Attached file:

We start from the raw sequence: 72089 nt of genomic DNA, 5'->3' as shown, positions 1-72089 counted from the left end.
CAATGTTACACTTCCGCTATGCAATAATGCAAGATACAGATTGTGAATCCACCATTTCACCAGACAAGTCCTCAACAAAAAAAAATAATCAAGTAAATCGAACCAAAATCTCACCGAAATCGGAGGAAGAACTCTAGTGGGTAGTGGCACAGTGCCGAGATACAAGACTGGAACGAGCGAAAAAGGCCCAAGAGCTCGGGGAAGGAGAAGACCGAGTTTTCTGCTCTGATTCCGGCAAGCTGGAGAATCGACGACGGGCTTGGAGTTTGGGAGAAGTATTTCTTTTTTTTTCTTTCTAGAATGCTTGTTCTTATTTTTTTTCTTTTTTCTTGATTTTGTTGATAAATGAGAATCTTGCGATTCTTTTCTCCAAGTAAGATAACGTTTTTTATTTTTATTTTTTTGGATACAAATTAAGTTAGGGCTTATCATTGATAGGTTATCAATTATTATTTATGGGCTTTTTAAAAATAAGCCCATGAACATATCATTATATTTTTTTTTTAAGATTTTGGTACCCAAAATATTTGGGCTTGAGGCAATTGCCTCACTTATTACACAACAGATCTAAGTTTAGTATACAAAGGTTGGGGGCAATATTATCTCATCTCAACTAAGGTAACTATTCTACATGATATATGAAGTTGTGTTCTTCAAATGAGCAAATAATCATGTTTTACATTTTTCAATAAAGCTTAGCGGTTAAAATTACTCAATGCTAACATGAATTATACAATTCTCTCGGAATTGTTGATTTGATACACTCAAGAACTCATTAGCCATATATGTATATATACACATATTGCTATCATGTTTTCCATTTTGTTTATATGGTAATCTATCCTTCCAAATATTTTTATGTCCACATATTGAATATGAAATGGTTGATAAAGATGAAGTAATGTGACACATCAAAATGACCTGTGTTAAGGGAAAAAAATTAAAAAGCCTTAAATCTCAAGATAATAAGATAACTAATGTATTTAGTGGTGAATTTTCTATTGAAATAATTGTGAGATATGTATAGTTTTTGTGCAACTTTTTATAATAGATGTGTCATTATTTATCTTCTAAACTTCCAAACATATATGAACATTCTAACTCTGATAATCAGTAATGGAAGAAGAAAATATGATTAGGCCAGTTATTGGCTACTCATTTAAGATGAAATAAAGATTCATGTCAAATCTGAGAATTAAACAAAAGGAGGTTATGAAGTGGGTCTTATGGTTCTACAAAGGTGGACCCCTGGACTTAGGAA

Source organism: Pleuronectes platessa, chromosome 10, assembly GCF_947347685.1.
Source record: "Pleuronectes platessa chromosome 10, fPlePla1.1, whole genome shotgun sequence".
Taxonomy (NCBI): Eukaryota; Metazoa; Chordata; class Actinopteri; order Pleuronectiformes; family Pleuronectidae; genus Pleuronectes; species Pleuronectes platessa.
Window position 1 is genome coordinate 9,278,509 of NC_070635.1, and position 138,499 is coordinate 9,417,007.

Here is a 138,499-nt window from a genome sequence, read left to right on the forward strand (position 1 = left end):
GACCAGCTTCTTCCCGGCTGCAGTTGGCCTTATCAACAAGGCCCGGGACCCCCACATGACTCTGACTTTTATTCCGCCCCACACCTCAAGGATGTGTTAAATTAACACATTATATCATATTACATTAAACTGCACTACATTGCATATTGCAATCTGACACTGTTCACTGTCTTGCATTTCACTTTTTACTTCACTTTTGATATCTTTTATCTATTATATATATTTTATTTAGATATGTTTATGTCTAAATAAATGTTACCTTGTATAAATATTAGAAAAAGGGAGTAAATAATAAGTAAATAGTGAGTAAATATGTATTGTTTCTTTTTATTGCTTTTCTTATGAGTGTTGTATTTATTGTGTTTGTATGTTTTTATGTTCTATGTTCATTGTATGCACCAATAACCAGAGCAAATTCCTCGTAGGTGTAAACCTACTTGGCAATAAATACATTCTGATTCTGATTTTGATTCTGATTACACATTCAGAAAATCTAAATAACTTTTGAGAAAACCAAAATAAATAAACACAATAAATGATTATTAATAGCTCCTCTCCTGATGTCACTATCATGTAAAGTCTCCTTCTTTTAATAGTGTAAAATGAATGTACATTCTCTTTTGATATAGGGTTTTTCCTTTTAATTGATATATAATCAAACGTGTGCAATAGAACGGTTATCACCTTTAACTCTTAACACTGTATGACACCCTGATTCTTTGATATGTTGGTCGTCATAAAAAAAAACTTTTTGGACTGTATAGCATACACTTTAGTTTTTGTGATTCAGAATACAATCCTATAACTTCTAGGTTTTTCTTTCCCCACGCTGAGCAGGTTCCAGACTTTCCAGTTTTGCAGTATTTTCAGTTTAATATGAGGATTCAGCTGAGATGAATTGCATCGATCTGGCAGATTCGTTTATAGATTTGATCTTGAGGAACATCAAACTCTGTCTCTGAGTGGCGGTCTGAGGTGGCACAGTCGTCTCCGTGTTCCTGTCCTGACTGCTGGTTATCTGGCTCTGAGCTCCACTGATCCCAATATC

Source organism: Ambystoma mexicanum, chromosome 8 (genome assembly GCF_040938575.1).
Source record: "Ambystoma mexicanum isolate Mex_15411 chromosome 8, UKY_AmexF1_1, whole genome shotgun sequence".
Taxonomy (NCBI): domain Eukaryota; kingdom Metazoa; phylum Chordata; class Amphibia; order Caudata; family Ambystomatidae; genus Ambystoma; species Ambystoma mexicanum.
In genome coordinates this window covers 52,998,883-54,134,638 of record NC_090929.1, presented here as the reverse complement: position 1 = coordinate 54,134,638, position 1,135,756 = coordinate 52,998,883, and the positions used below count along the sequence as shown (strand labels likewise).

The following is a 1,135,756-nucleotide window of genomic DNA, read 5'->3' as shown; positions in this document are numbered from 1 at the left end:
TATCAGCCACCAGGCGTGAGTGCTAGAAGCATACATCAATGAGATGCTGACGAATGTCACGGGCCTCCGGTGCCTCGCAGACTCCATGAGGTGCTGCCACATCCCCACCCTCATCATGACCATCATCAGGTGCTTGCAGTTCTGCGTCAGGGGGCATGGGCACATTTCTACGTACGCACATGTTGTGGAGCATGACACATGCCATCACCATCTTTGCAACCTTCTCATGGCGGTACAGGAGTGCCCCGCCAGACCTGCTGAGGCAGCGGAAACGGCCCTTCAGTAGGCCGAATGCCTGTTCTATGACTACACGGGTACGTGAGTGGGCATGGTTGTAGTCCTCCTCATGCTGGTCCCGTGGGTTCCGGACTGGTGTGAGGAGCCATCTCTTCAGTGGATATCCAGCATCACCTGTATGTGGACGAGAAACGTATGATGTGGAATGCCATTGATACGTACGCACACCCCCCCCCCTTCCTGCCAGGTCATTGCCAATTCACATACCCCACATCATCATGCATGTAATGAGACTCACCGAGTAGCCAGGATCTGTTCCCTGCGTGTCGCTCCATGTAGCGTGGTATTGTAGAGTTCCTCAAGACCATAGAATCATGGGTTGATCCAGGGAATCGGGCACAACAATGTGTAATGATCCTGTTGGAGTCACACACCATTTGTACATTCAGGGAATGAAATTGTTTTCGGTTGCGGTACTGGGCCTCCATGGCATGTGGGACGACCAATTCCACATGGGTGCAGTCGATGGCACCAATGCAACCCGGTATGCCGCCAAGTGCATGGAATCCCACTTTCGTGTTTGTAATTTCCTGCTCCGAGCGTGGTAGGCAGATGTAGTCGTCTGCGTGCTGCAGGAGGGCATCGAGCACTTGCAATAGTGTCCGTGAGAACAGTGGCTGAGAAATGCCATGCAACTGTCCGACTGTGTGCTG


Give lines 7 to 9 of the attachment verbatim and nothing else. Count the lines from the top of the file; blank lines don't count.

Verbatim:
Here is a 138,499-nt window from a genome sequence, read left to right on the forward strand (position 1 = left end):
GACCAGCTTCTTCCCGGCTGCAGTTGGCCTTATCAACAAGGCCCGGGACCCCCACATGACTCTGACTTTTATTCCGCCCCACACCTCAAGGATGTGTTAAATTAACACATTATATCATATTACATTAAACTGCACTACATTGCATATTGCAATCTGACACTGTTCACTGTCTTGCATTTCACTTTTTACTTCACTTTTGATATCTTTTATCTATTATATATATTTTATTTAGATATGTTTATGTCTAAATAAATGTTACCTTGTATAAATATTAGAAAAAGGGAGTAAATAATAAGTAAATAGTGAGTAAATATGTATTGTTTCTTTTTATTGCTTTTCTTATGAGTGTTGTATTTATTGTGTTTGTATGTTTTTATGTTCTATGTTCATTGTATGCACCAATAACCAGAGCAAATTCCTCGTAGGTGTAAACCTACTTGGCAATAAATACATTCTGATTCTGATTTTGATTCTGATTACACATTCAGAAAATCTAAATAACTTTTGAGAAAACCAAAATAAATAAACACAATAAATGATTATTAATAGCTCCTCTCCTGATGTCACTATCATGTAAAGTCTCCTTCTTTTAATAGTGTAAAATGAATGTACATTCTCTTTTGATATAGGGTTTTTCCTTTTAATTGATATATAATCAAACGTGTGCAATAGAACGGTTATCACCTTTAACTCTTAACACTGTATGACACCCTGATTCTTTGATATGTTGGTCGTCATAAAAAAAAACTTTTTGGACTGTATAGCATACACTTTAGTTTTTGTGATTCAGAATACAATCCTATAACTTCTAGGTTTTTCTTTCCCCACGCTGAGCAGGTTCCAGACTTTCCAGTTTTGCAGTATTTTCAGTTTAATATGAGGATTCAGCTGAGATGAATTGCATCGATCTGGCAGATTCGTTTATAGATTTGATCTTGAGGAACATCAAACTCTGTCTCTGAGTGGCGGTCTGAGGTGGCACAGTCGTCTCCGTGTTCCTGTCCTGACTGCTGGTTATCTGGCTCTGAGCTCCACTGATCCCAATATC

Source organism: Ambystoma mexicanum, chromosome 8 (genome assembly GCF_040938575.1).